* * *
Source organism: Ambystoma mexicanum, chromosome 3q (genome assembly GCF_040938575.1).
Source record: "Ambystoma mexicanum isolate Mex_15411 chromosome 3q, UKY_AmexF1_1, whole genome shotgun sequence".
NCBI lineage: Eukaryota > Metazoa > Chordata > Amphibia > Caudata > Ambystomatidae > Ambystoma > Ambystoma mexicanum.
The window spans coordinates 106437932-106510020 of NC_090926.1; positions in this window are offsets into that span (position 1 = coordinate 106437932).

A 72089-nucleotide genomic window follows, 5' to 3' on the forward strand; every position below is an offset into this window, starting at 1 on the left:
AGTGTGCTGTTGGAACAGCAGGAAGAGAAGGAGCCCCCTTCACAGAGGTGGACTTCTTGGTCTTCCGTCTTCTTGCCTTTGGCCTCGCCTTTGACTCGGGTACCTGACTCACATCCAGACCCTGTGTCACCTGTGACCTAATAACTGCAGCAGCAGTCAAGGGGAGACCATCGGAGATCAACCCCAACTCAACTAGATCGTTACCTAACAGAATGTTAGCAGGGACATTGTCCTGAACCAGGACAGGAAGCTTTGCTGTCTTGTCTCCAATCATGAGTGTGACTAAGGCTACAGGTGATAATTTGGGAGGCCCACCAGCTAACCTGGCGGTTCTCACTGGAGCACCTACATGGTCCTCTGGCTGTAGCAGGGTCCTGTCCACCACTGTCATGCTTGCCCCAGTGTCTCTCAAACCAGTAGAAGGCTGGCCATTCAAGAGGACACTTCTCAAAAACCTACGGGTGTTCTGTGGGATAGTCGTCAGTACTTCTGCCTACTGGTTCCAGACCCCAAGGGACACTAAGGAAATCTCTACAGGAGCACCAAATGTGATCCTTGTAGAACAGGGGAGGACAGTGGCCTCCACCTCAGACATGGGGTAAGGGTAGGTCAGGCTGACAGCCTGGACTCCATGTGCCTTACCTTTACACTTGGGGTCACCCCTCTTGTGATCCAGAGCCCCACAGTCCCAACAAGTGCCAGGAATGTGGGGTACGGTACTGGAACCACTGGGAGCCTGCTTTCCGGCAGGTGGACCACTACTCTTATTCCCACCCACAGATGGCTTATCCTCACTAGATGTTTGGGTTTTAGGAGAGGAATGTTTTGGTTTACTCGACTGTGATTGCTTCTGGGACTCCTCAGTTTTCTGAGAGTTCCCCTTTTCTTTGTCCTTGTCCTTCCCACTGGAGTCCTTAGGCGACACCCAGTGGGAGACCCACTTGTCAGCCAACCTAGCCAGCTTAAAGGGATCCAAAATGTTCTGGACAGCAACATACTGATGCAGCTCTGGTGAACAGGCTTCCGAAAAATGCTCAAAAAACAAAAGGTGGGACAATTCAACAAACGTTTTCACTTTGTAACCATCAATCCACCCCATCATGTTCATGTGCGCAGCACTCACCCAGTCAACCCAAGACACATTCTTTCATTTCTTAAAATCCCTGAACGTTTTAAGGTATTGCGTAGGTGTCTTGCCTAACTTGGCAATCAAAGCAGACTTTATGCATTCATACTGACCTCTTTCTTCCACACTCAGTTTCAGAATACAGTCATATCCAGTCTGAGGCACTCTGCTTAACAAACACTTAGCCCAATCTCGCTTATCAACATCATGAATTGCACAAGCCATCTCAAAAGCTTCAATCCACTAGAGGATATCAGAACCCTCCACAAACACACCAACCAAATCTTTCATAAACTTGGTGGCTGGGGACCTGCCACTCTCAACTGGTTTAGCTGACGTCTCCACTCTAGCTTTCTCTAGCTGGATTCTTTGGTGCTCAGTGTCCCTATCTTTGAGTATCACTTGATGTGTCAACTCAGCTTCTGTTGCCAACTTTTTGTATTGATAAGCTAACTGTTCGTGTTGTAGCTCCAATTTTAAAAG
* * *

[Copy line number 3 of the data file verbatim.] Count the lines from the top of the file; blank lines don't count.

NCBI lineage: Eukaryota > Metazoa > Chordata > Amphibia > Caudata > Ambystomatidae > Ambystoma > Ambystoma mexicanum.